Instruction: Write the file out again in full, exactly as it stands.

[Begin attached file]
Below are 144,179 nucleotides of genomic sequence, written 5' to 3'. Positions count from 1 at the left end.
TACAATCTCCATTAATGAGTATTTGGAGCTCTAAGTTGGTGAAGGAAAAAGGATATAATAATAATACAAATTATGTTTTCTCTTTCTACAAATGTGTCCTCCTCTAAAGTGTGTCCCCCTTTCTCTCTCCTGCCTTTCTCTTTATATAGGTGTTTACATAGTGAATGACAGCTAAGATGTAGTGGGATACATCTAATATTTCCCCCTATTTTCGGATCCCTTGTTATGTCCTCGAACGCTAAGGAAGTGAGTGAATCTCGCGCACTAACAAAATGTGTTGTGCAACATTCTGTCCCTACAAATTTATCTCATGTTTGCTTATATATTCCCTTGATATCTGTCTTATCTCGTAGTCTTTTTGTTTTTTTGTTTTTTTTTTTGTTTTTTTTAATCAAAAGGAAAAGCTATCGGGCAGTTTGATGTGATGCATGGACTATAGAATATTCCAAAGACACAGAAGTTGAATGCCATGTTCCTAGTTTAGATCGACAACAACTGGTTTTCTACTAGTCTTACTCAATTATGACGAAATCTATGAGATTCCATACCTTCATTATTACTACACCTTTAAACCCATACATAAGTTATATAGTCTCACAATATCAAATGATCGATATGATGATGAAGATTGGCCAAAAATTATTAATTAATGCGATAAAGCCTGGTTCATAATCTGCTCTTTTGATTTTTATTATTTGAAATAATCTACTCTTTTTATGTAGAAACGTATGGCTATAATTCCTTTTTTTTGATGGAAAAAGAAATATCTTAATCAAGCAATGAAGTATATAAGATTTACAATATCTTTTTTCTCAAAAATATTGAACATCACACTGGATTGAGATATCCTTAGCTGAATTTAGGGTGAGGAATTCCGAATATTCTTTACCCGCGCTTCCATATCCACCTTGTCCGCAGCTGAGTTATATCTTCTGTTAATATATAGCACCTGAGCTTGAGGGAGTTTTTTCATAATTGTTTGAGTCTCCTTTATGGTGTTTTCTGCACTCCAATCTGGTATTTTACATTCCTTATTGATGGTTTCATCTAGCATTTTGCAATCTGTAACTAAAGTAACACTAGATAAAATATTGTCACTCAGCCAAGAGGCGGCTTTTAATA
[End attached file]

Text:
Below are 144,179 nucleotides of genomic sequence, written 5' to 3'. Positions count from 1 at the left end.
TACAATCTCCATTAATGAGTATTTGGAGCTCTAAGTTGGTGAAGGAAAAAGGATATAATAATAATACAAATTATGTTTTCTCTTTCTACAAATGTGTCCTCCTCTAAAGTGTGTCCCCCTTTCTCTCTCCTGCCTTTCTCTTTATATAGGTGTTTACATAGTGAATGACAGCTAAGATGTAGTGGGATACATCTAATATTTCCCCCTATTTTCGGATCCCTTGTTATGTCCTCGAACGCTAAGGAAGTGAGTGAATCTCGCGCACTAACAAAATGTGTTGTGCAACATTCTGTCCCTACAAATTTATCTCATGTTTGCTTATATATTCCCTTGATATCTGTCTTATCTCGTAGTCTTTTTGTTTTTTTGTTTTTTTTTTTGTTTTTTTTAATCAAAAGGAAAAGCTATCGGGCAGTTTGATGTGATGCATGGACTATAGAATATTCCAAAGACACAGAAGTTGAATGCCATGTTCCTAGTTTAGATCGACAACAACTGGTTTTCTACTAGTCTTACTCAATTATGACGAAATCTATGAGATTCCATACCTTCATTATTACTACACCTTTAAACCCATACATAAGTTATATAGTCTCACAATATCAAATGATCGATATGATGATGAAGATTGGCCAAAAATTATTAATTAATGCGATAAAGCCTGGTTCATAATCTGCTCTTTTGATTTTTATTATTTGAAATAATCTACTCTTTTTATGTAGAAACGTATGGCTATAATTCCTTTTTTTTGATGGAAAAAGAAATATCTTAATCAAGCAATGAAGTATATAAGATTTACAATATCTTTTTTCTCAAAAATATTGAACATCACACTGGATTGAGATATCCTTAGCTGAATTTAGGGTGAGGAATTCCGAATATTCTTTACCCGCGCTTCCATATCCACCTTGTCCGCAGCTGAGTTATATCTTCTGTTAATATATAGCACCTGAGCTTGAGGGAGTTTTTTCATAATTGTTTGAGTCTCCTTTATGGTGTTTTCTGCACTCCAATCTGGTATTTTACATTCCTTATTGATGGTTTCATCTAGCATTTTGCAATCTGTAACTAAAGTAACACTAGATAAAATATTGTCACTCAGCCAAGAGGCGGCTTTTAATA